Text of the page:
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Man who wanted to poison wife, appeals

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REUTERS

Dave Williams, the man convicted of conspiring to kill his wife will begin his fight to appeal both his conviction and sentence.

KwaZulu-Natal - Dave Williams, the man convicted of conspiring to kill his wife and sentenced to seven years in prison, was expected to begin his fight to appeal against both his conviction and sentence on Thursday.

Williams, 52, was hauled off to prison earlier this month for plotting to poison his “nagging and clingy” wife, Vino. The couple have been married for 21 years. They have two children.

Williams approached Xolani Madladla to kill Vino. Madladla contacted the police and Williams was then the subject of a sting operation by the Organised Crime Unit.

Warrant Officer Mack Makhanya acted as a “hit man” who was going to provide Williams with an “undetectable poison” to kill his wife.

Williams conspired to poison his wife between September 26 and October 4 last year. During this time he met Madladla and the “hit man” twice where the plot was discussed and recorded on a wiretap. These recordings were played in court.

Williams pleaded not guilty to a charge of conspiracy to commit murder and maintained he wanted the poison to commit suicide and that at no stage did he intend to kill his wife.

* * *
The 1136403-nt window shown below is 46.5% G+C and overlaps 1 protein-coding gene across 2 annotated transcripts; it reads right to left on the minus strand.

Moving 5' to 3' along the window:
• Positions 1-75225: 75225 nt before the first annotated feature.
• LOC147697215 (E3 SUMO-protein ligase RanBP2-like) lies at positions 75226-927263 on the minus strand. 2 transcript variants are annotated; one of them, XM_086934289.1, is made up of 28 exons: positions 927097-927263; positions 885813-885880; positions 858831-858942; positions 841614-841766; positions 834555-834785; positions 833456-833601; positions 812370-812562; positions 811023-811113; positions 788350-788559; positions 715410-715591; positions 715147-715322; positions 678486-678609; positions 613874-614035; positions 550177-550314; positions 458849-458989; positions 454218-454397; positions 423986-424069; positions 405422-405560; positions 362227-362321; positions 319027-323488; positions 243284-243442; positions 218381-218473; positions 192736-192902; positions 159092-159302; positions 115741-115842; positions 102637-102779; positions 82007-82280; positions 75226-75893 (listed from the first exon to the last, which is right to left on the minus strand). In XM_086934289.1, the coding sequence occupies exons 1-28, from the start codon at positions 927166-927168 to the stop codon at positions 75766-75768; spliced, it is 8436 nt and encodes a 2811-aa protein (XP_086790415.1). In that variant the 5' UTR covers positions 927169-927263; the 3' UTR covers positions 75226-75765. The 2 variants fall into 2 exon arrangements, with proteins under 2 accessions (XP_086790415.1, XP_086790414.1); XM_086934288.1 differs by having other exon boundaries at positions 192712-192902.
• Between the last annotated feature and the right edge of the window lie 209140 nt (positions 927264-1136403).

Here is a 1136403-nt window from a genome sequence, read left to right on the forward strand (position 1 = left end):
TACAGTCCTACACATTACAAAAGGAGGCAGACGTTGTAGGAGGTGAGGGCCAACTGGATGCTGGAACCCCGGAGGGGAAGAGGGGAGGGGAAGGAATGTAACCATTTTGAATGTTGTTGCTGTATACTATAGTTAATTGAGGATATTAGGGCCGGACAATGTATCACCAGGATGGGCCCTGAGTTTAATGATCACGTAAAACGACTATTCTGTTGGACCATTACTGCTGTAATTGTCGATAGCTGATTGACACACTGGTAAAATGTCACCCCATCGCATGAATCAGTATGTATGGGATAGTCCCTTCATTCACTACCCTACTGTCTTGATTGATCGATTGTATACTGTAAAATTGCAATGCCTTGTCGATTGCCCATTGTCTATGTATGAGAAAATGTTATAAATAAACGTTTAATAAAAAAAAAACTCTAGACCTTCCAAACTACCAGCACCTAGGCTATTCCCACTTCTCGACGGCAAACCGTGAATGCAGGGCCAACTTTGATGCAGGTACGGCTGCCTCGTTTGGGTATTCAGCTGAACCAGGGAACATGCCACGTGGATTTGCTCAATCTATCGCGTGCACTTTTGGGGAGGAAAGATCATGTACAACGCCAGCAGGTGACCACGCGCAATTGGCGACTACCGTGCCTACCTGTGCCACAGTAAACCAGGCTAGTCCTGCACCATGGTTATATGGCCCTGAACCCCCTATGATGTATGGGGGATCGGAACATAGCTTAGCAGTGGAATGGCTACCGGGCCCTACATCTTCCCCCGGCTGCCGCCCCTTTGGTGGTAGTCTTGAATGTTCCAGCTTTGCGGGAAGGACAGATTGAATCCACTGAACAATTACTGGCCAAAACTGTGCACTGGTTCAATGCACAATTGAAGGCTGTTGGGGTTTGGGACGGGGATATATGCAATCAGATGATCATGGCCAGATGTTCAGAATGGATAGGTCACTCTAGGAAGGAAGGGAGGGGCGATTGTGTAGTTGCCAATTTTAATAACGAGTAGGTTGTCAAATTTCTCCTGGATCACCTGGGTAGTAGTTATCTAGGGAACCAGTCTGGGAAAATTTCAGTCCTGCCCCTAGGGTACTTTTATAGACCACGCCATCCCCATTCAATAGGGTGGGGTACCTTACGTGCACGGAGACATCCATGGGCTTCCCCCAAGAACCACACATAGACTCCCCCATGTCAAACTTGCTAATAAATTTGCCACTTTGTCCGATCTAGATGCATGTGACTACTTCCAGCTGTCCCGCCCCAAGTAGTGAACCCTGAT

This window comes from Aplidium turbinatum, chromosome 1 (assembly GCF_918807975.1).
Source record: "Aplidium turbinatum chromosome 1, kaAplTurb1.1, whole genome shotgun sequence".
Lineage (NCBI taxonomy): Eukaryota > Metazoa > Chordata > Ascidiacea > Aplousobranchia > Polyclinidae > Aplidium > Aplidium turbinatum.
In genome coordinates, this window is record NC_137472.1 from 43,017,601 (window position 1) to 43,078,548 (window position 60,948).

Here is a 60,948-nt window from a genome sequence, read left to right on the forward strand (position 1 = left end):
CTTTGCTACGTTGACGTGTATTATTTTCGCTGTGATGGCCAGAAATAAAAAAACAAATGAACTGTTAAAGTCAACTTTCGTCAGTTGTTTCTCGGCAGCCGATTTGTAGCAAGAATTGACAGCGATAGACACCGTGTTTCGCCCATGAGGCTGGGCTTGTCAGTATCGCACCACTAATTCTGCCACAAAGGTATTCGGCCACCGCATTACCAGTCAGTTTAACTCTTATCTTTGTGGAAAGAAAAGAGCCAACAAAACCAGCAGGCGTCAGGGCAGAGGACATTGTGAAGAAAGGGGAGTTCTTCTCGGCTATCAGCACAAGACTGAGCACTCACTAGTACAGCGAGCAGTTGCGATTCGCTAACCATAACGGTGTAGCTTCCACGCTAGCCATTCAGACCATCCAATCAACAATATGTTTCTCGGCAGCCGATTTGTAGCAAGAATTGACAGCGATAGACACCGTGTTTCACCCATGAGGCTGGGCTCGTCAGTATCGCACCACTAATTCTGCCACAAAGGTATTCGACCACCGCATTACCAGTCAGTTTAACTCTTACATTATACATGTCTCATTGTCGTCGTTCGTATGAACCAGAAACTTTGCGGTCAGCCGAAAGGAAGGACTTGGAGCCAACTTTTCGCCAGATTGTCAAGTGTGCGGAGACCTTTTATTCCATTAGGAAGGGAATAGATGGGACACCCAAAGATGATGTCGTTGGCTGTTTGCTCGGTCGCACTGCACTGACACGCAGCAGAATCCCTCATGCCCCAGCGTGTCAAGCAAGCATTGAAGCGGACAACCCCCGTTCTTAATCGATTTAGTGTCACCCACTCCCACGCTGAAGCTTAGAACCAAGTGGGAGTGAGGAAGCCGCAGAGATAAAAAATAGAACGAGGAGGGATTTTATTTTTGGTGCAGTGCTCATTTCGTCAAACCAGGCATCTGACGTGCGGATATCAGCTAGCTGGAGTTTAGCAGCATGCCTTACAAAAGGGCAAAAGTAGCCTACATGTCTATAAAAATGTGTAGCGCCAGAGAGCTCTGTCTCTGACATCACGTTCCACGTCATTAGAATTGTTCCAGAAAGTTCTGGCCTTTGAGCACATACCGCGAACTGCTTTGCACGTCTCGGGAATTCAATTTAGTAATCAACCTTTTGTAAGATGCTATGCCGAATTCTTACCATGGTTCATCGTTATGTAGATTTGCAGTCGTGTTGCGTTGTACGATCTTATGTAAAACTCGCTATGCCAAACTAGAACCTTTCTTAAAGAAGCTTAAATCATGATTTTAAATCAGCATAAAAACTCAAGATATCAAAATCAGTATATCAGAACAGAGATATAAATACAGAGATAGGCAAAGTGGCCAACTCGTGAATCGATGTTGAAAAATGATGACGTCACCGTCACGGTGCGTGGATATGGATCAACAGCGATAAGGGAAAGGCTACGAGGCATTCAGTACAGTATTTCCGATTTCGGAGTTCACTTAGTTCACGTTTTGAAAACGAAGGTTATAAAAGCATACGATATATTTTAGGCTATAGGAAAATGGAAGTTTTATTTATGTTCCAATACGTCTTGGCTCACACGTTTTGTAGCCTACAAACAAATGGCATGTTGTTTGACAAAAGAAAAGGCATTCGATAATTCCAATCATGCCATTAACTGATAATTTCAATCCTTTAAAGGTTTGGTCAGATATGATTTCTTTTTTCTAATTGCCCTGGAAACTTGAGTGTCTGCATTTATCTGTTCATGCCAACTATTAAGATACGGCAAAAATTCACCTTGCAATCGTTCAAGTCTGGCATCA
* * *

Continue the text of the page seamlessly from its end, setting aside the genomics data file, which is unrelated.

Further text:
He gave evidence that he felt inadequate as a man because he was unable to provide for his family, and that his wife's “nagging and clinginess” was driving him crazy.

Magistrate Mpume Linda rejected Williams’s version and found the most chilling factor was that Williams had plotted to kill his wife since 2009.

Williams’s attorney, Nasen Naicker, has confirmed that he will apply to the court for Williams to be released on bail pending appeal, if the application succeeds.

In a document handed to the court on Tuesday in support of the appeal, Naicker submits that Williams was not discredited as a trial witness, and the court should have found that his version – that he’d purchased what he thought were poisonous capsules to commit suicide and not to kill his wife – was reasonably and possibly true.

He also submits that the court should have given consideration to the fact that the capsules contained glucose and not poison. He suggests that, being non-toxic, nothing had prevented the police from allowing Williams to administer the “poison”. - Daily News


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